A. I think because it’s “the thing to do.” Let’s face it, when you’re on vacation, you tend to “splurge” and a fry-up is really something that most Americans thinks is a no-no on a regular basis (probably most Irish think so, too). Too much fat, cholesterol, etc.

Q. What are the essential elements?
A.
Two eggs, bacon, sausage, black and white puddings, mushrooms and tomatoes.

Q. For tourists, sitting down to the “full Irish” seems obligatory. It’s probably how most of us have become familiar with it. But is it likely to be more popular among tourists than among native Irish?
A.
Absolutely yes.

Q. Are they secretly starting their day with Pop Tarts or Carnation Instant Breakfast?
A.
Probably not Pop Tarts, but perhaps yogurt, fresh fruit, and a bagel.

Q. Is the full Irish breakfast likely to be popular only in certain parts of Ireland—the North, for example—or is it more or less universal?
A.
Universal. In the north they add fadge, a fried potato bread.

Q. What they call bacon seems a lot more like what we call ham. It’s really salty and delicious. In what way is it different from our bacon? Seems like it would come maybe from a different part of the pig.
A.
It definitely comes from the leg of the pig and is cured differently than American-style bacon. Also less fatty.

Q. I “get” everything about this breakfast except for one thing–the beans. I suspect I’m not alone. At the same time, I think beans on toast is a British and Irish standby, too. Where does this idea of beans as a breakfast food come from?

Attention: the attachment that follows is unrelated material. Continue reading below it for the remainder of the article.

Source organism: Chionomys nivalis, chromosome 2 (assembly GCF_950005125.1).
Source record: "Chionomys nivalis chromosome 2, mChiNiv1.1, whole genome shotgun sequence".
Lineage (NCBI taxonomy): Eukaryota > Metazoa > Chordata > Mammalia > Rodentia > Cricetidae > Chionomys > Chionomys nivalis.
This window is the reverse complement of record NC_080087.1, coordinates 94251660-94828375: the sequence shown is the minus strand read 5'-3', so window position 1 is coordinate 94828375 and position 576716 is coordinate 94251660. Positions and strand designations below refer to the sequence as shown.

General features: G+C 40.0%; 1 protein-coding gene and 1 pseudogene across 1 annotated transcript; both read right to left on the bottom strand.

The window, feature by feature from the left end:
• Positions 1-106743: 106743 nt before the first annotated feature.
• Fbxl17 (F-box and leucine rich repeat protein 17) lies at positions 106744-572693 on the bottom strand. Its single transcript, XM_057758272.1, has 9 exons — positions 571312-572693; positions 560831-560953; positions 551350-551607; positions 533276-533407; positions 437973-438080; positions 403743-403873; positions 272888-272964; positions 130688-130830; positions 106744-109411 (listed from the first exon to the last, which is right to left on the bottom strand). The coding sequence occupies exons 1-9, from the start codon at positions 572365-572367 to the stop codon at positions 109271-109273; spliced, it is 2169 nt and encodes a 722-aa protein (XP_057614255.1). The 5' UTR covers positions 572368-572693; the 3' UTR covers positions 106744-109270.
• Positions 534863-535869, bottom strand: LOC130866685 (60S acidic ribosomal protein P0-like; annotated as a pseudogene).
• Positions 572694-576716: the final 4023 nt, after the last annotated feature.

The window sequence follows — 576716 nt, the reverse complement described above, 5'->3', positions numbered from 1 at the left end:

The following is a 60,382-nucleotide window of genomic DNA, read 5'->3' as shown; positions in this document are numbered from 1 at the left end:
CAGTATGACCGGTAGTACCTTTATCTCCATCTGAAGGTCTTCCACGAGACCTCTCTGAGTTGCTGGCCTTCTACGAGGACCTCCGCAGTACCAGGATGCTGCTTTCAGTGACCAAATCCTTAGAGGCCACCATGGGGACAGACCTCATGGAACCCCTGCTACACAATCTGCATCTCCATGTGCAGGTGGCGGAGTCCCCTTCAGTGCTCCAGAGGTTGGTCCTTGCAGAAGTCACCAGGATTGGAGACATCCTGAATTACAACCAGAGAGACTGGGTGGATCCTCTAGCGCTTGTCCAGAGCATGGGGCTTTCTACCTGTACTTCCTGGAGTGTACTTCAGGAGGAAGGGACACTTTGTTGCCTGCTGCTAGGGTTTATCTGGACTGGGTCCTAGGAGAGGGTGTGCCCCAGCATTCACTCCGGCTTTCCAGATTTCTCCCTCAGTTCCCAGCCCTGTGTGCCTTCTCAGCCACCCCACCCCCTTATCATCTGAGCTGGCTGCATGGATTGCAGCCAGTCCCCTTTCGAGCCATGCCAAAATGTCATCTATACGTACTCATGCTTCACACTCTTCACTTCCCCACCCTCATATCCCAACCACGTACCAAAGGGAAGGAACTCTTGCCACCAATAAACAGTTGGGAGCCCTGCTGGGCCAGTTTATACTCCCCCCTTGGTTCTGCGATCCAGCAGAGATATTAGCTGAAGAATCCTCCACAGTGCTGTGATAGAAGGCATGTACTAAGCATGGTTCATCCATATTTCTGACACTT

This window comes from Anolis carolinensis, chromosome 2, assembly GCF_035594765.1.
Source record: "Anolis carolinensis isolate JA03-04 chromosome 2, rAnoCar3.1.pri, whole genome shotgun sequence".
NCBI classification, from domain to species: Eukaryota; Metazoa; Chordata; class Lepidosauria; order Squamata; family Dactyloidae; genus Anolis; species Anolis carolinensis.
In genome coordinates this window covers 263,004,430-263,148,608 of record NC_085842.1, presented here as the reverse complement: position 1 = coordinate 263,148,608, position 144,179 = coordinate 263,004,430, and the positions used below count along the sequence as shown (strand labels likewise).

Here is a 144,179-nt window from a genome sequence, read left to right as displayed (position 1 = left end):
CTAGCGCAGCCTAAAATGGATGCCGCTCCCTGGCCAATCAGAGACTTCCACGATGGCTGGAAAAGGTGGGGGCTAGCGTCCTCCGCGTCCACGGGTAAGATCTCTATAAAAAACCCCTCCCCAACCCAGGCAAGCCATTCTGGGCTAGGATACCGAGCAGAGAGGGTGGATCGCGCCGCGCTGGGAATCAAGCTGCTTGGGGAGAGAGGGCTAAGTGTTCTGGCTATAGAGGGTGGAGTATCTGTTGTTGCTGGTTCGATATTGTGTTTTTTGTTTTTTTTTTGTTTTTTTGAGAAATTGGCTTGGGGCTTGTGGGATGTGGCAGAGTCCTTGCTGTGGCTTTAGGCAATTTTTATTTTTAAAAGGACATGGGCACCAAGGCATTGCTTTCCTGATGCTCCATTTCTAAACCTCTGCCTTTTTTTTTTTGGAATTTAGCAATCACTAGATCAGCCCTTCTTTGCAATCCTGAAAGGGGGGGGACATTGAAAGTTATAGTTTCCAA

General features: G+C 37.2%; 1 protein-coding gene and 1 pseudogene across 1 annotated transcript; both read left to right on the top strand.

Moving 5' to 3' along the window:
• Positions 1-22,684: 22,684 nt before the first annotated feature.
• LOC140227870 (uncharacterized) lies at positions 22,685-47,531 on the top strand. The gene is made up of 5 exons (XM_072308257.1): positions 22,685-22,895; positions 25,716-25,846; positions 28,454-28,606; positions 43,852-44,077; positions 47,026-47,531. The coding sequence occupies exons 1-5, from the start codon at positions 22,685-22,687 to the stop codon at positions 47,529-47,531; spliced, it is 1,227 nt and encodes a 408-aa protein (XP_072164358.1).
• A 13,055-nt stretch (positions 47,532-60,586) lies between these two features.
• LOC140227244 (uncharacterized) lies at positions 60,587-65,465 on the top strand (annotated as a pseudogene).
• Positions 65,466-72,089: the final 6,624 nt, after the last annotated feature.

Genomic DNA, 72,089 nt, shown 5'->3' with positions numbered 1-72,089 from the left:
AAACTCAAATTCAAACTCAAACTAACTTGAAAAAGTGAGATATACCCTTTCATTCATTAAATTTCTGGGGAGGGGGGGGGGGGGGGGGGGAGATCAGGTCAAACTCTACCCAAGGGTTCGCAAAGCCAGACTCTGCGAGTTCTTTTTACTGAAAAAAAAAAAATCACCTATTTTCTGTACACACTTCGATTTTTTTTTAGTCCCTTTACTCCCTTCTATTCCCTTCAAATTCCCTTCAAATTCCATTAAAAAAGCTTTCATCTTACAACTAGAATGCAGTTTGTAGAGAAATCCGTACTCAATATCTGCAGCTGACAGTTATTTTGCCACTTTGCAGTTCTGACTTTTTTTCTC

A.
Most hotel breakfasts where tourists are likely to eat do not come with beans. I think beans are a more “home-style” part of a breakfast and come from the fact that these huge breakfasts were meant to serve the workers for a good part of the day—you know, hearty, hearty, hearty.

Q. What they call “puddings” can be a turnoff for some folks. At the same time, a lot of my fellow Philadelphians greatly relish their scrapple. Aren’t they in some ways similar?
A.
I’m not too sure abut scrapple. I think the flavor might be similar, but the black pudding in Ireland is made with pig’s blood, oatmeal, and seasonings, which is a turn-off to a lot of people. The white pudding is milder.

Q. Is there one thing on that plate that is not your favorite?
A.
I could skip the black pudding, but usually will allow a bite or two of the white. Brown bread, however, is always a winner.

Visit http://www.margaretmjohnson.com/.

Food & Drink

Where to Find – and Eat – a Full Irish Breakfast

The full Irish, as served at Ida Mae's.

The full Irish, as served at Ida Mae's.

Maybe it ought to come with a side of statins and a defibrillator. Fat and cholesterol content aside, is there anything that will take you back to Ireland (in your head and your stomach) more than a full Irish breakfast?

To review, a full Irish breakfast generally includes the following: numerous meats and things purporting to be meats, including bangers (sausage), rashers (a hammy kind of Irish bacon), and black and white puddings (also known as blood sausages, yum), together with a couple of eggs, grilled tomato and mushroom, beans and a slice of bread.

If you’re still hungry after all that, you’re a better man than I am, Gunga Diner.